Jamison RN, Butler SF, Budman SH, et al. Gender differences in risk factors for aberrant prescription opioid use. J Pain. 2010;11(4):312-20.

Lundahl BW, Kunz C, Brownell C, et al. A meta-analysis of motivational interviewing: wenty-five years of empirical studies. Resour Sch Soc Work. 2010;20(2):49-54.

Mallya A, Purnell AL, Svrakic DM, et al. Witnessed versus unwitnessed random urine tests in the treatment of opioid dependence. Am J Addict. 2013;22(2):175-7.

McLarnon ME, Monaghan, TL, Stewart SH, et al. Drug misuse and diversion in adults prescribed anxiolytics and sedatives. Pharmacotherapy. 2011;31(3):262-72.

Owen GT, Burton AW, Schade CM, et al. Urine drug testing: current recommendations and best practices. Pain Physician. 2012;15(3 Suppl):ES119-33.

Partnership for Drug Free Kids. (2010). New data show millions of Americans with alcohol and drug addiction could benefit from health care reform. 

Rigg KK, Kurtz SP, Surratt H L. Patterns of prescription medication diversion among drug dealers. Drugs: Ed, Prev and Policy. 2012;19(2):145-55.

Starrels JL, Becker WC, Alford DP, et al. Systematic review: treatment agreements and urine drug testing to reduce opioid misuse in patients with chronic pain. Ann Intern Med. 2010;152(11):712-20.

Substance Abuse and Mental Health Services Administration. Results from the 2013 National Survey on Drug Use and Health: Overview and Findings. The NSDUH Report. Sept 4 2014.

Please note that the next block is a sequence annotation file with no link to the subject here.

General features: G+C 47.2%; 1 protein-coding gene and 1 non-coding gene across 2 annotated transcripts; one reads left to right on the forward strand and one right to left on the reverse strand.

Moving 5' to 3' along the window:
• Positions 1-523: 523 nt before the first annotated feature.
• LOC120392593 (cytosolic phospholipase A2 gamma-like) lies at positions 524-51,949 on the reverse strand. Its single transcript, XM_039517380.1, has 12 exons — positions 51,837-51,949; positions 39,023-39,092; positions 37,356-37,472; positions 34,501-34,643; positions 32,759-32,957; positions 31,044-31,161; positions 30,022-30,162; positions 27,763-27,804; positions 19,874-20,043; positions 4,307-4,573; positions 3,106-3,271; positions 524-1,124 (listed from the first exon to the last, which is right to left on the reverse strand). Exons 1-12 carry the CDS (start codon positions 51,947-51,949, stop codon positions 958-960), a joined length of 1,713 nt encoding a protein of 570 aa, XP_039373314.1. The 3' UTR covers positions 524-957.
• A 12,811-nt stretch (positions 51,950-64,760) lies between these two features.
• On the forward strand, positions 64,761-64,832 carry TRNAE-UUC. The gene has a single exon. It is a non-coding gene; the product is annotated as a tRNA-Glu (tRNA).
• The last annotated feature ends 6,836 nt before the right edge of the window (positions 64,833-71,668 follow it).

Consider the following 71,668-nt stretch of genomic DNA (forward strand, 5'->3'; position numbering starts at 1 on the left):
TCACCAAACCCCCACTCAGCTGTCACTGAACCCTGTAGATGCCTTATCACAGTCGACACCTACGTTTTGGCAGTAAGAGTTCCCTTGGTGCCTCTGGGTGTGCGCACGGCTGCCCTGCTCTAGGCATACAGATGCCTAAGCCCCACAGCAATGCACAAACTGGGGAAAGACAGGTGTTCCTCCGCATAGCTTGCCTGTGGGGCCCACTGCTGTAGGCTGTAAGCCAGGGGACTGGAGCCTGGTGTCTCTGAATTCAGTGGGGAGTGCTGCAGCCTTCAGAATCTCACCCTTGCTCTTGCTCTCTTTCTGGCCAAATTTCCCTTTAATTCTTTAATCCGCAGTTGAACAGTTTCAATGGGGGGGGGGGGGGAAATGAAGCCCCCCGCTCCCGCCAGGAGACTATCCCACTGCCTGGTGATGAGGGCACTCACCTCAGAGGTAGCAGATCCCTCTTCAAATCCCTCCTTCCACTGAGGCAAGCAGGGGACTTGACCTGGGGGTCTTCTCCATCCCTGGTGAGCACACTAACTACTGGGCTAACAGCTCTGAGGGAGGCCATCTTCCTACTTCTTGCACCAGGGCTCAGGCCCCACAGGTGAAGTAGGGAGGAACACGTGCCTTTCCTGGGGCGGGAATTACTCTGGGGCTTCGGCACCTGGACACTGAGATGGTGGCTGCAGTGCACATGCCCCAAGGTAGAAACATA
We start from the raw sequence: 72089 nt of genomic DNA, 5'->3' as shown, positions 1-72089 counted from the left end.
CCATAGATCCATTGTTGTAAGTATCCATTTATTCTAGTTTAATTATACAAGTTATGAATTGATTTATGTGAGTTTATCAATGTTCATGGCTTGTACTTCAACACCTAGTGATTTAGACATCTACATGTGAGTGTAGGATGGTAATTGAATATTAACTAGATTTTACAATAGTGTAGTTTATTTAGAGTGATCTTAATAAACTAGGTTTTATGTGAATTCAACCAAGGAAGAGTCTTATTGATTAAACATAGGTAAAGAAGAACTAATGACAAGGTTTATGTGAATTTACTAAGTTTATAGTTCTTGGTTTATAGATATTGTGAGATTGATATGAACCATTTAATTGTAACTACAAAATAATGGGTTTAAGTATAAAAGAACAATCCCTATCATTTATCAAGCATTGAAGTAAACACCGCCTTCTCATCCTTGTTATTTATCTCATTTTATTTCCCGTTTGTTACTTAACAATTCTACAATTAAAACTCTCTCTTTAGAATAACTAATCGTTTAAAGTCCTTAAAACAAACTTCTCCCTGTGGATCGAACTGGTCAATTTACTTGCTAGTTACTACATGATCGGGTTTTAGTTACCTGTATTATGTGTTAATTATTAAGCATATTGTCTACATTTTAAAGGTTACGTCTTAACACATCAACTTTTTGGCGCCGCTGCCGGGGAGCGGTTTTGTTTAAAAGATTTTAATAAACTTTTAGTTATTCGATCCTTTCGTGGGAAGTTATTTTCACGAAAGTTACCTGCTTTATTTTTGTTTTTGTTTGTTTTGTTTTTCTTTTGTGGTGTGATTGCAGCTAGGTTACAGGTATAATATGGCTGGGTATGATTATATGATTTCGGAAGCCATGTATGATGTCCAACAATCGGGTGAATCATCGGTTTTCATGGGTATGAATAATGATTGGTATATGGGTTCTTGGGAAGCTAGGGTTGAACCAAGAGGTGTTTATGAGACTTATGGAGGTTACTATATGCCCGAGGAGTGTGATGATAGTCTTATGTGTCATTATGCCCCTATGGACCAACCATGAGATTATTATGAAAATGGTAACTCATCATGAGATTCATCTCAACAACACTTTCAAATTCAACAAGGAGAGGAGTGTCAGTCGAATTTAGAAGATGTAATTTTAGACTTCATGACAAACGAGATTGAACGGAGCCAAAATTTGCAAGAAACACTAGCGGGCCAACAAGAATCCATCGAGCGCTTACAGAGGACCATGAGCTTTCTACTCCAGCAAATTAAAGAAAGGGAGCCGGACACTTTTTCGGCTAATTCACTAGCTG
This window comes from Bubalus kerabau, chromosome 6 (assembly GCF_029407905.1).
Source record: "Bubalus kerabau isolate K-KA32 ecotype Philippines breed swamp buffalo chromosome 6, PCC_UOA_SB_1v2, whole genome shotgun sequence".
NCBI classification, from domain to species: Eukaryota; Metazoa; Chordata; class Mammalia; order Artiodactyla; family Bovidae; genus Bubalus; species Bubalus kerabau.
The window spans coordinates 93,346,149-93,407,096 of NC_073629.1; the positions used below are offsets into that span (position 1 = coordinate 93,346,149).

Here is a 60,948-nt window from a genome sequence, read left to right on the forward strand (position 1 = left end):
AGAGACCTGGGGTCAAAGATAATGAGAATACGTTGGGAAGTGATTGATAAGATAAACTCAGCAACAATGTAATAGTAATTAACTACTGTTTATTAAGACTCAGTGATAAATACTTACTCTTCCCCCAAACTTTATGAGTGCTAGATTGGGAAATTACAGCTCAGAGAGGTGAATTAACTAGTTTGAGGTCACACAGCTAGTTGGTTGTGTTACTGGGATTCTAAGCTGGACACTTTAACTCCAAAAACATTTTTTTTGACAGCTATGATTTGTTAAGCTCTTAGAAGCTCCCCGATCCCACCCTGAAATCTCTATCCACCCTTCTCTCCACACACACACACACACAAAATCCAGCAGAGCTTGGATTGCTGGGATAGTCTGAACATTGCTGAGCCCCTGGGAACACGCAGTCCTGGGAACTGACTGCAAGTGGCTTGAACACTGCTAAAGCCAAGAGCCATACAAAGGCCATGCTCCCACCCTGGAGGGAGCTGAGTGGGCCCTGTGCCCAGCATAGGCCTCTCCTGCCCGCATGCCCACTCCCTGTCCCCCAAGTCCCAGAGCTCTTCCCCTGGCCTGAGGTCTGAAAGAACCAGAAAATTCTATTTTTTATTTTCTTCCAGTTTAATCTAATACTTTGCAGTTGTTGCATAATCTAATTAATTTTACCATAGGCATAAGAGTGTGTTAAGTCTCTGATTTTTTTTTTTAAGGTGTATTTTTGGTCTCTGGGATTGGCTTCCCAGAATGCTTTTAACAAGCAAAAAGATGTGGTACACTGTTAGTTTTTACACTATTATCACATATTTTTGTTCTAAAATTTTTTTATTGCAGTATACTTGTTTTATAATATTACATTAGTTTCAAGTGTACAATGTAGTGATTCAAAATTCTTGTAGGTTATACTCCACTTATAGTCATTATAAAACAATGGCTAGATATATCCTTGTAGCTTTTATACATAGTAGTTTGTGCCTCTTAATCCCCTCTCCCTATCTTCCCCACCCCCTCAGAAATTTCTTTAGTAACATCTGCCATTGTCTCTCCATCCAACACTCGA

Tracy EM, Laudet AB, Min MO, et al. Prospective patterns and correlates of quality of life among women in substance abuse treatment. Drug Alcohol Depend. 2012;124(3):242-9.

Worley J. Prescription drug monitoring programs, a response to doctor shopping: purpose, effectiveness, and directions for future research. Issues Ment Health Nurs. 2012;33(5):319-28.

Worley J, Hall JM. Doctor shopping: a concept analysis. Res Theory Nurs Pract. 2012;26(4):262-78.

Worley J, Thomas SP. Women who doctor shop for prescription drugs. West J Nurs Res. 2013;36(4):456-74.

Wu SM, Compton P, Bolus R, et al. The addiction behaviors checklist: validation of a new clinician-based measure of inappropriate opioid use in chronic pain. J Pain Symptom Manage. 2006;32(4):342-51.

Julie Worley is an assistant professor at Rush University College of Nursing and a clinician at Haymarket Center, a substance abuse treatment facility in Chicago, Illinois.